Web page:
Posts Tagged ‘skateboard’

IXX Escha Clothing

October 3, 2009

Here are some images of my clothing label IXX Escha. Now stocked at Stussy at QV.

They will be stocking it over the summer 09-10, so check it out if you are around Swanston St. and have a spare minute over the holidays.

Check out for the full range.


Mannequins and window front display

Mannequins and window front display

Interior banners

Interior banners

Wall mounted artwork- Screenprint on fabric

Wall mounted artwork- Screenprint on fabric

stussy sign



Rookies Ledge

October 3, 2009

This obstacle is called Rookies Ledge. Why? Because it’s designed for skaters that are at an intermediate skill level.  A spot where amateur skaters can hone their skills.

Page 2- In use

page 1 -Hero Shot- Draft

Rendering 02

The design has been tweaked since last week. The shape has been modified to fit tooling and to make it easier to skate on. I’ll post some pics of the design testing soon. Got some footage of it but it’s too long to put on youtube.

The Barrel Wave

September 26, 2009

After making lots of smaller wire mesh and clay models, it was time to play around with scale. The scale was going to be crucial in terms of the functionality to the design. It also determined WHO used it and how experienced they were. I’m making this object for people with 3 different skill levels, so I had to control certain parts of the design. The obstacle can be approached in 3 different directions according to skill level and according to your mode of transport; skateboard, BMX bike, roller blades and scooter.

My research and design development stages have involved the beach in some way or form. The sand, the water, the lifestyle also. Skateboarding also evolved from surfing in the 1950’s and was called “Sidewalk surfing”. So it was very appropriate to add some surfing FLAVOUR to my design. I was inspired by the barrel surfers went through and so i wanted to incorporate this in to my form design somehow. I want to achieve the same feeling surfers get as they are riding through a “barrel”- a big wave.

I also want it to have that aesthetic of an old drain pipe. Skaters like to find spots that aren’t meant to be skated. That’s what makes it an authentic street skate.  So check these following images and i’ll let the design speak for itself.

Barrel Wave

Barrel Wave

Drain Pipe Skate

Drain Pipe Skate

Air dry clay & wire mesh backing

Air dry clay & wire mesh backing

blog clay2

blog clay3

Skate Terminology

September 4, 2009

If you think I’m talking gibberish and its hard to follow me. Click the link below for a list of skateboard terminology. I’ll try to keep things as simple as possible.

Here are some general terms, tricks and equipment-

Next week- user participation #2

September 4, 2009

After categorising skaters’ skill levels, I still wasn’t sure how I could translate this into physical design. I needed some actual data that could help give me direction with my form design. So I’ve come up with these variables:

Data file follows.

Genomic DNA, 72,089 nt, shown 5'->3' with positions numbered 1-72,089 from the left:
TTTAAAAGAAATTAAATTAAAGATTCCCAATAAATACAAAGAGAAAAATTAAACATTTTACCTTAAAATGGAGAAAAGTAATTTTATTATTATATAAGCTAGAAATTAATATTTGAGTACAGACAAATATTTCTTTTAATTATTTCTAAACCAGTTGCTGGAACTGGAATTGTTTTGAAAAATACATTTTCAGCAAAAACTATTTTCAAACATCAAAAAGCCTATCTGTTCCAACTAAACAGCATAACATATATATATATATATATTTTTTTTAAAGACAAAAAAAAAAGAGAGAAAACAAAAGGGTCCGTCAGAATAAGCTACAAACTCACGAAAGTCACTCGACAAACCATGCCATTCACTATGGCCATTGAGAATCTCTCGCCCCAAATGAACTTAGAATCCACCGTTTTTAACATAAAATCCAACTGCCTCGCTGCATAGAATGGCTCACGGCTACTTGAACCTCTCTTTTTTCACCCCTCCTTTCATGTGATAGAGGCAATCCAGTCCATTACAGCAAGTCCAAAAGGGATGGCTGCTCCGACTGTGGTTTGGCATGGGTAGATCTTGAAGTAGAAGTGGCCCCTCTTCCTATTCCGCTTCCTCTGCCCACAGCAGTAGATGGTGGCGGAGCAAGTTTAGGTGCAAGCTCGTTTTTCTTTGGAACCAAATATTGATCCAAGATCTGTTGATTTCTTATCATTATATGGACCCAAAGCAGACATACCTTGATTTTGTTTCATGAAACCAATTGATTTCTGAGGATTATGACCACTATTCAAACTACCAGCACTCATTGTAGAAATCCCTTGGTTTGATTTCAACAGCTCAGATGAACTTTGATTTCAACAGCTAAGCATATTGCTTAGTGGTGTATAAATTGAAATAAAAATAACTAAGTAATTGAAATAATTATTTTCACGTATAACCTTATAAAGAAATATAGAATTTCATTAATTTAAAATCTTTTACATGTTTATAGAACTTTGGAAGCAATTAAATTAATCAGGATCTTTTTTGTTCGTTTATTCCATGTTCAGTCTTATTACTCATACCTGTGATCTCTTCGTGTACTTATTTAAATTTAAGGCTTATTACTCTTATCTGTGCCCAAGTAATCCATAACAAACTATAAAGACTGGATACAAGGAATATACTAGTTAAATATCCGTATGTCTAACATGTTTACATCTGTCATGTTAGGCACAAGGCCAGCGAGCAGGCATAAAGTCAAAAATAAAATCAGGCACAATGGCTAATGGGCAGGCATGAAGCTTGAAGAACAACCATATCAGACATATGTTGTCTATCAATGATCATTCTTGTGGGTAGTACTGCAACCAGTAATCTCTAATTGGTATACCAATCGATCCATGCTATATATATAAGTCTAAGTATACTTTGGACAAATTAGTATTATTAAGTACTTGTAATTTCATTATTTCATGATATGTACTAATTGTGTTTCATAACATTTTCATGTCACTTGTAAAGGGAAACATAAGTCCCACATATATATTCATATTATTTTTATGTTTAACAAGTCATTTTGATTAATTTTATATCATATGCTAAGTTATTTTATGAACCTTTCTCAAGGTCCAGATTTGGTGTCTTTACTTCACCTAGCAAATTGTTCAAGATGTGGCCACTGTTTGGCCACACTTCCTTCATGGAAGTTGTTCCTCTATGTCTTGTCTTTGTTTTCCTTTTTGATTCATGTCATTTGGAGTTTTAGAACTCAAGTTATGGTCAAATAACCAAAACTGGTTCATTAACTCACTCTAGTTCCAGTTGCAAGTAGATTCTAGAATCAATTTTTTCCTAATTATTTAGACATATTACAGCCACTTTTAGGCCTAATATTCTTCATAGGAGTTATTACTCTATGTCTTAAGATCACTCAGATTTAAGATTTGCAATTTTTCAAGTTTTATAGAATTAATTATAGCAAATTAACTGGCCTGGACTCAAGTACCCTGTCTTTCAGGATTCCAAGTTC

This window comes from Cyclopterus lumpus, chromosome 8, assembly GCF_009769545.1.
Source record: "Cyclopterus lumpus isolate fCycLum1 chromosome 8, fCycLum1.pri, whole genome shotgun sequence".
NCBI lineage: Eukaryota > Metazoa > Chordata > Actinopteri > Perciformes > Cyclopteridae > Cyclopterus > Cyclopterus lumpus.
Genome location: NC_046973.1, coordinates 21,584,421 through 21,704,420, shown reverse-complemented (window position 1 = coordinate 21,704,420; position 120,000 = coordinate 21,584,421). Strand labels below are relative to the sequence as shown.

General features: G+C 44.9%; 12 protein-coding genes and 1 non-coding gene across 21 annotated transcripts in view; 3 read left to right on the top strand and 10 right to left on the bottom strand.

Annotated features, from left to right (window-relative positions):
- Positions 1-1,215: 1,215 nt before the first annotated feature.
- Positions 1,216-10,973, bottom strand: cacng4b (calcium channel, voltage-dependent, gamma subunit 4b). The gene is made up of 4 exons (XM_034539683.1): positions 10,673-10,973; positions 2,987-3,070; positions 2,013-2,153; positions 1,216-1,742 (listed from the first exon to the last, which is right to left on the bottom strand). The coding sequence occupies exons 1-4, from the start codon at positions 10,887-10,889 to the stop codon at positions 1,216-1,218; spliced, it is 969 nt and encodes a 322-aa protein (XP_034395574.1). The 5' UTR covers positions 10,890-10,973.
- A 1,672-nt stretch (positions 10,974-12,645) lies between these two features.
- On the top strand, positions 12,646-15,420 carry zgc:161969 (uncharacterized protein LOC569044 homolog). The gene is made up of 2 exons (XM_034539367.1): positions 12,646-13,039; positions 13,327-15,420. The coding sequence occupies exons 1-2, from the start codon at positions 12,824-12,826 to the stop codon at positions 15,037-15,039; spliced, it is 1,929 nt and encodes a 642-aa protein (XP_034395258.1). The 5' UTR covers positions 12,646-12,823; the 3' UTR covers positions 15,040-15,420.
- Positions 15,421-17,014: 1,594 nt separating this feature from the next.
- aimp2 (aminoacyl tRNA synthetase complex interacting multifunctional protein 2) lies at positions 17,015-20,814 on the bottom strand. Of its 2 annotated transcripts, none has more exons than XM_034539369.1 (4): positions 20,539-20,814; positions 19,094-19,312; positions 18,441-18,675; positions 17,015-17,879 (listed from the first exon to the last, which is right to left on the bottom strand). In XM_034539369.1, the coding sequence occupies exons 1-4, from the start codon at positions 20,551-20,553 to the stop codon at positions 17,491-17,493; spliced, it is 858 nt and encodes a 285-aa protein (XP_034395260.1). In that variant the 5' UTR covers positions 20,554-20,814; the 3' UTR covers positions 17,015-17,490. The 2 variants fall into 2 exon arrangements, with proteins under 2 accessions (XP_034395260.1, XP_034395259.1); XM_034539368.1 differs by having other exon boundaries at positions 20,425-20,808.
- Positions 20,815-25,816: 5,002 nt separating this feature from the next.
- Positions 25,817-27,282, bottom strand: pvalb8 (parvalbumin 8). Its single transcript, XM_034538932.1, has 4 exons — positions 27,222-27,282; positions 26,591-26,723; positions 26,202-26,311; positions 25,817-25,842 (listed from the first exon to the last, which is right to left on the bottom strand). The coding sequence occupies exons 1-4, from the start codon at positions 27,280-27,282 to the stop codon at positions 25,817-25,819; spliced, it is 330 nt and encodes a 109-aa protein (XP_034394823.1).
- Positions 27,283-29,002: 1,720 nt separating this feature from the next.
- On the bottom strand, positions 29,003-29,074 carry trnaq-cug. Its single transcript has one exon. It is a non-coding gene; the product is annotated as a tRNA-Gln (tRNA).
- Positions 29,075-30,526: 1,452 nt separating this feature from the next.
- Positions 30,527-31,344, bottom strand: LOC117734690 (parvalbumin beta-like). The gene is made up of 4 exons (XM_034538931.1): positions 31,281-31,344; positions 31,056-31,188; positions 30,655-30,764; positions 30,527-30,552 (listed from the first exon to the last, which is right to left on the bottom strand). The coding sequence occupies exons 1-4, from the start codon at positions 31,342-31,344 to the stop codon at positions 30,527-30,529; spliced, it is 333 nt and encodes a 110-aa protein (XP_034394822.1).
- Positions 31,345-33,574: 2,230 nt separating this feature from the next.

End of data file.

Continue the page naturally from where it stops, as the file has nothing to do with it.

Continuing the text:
1. Obstacle height- Low, medium, high
  2. Obstacle steepness- Shallow slope, medium slope, vertical and over-vert.  (curved transition and flat banks)
  3. Speed- How fast the skater riding.

Next Tuesday I’ll be going to an indoor skate park called the ‘Ring of Fire’. I’ll get my friends to skate a series of obstacles and I will be measuring their performance. I would class them as Intermediate level skaters. They have been skating for at least 5 years now. I roughly know how high and how far a beginner can jump (Ollie) on flat ground; about 180mm high and  800mm in length moving at average speed. I’ve calculated average skating speed to be 14 km/ph or 4 meters per second. (That is 3 times average human walking speed).

  • I’ll be measuring how far they can ride up a ramp.
  • How steep the ramp is.
  • Ill measure how far they can jump on flat ground.
  • I’ll take note of how fast they need to travel to complete these tricks. What kind of assistance is needed to generate the speed?
Here are the participants- Eye on the prize

Here are the participants- Eye on the prize

Here is the skatepark i'll get them to skate- 'Ring of Fire'

Here is the skatepark they'll be shredding- 'Ring of Fire'

Coping on top of a quater pipe ramp.

Coping rails on top of a quarter pipe ramp.

This is a video showing these professional skaters building a portable ramp and putting it against a wall to skate. This is a massive amount of vert (vertical ramp section) that can only be done by extremely skilled skaters.

Here is an experienced skater doing some tricks. See the difference in size of the vert. Also notice how they have used quick-setting concrete (aka. quickcrete) to make a ramp out of a standard road barrier.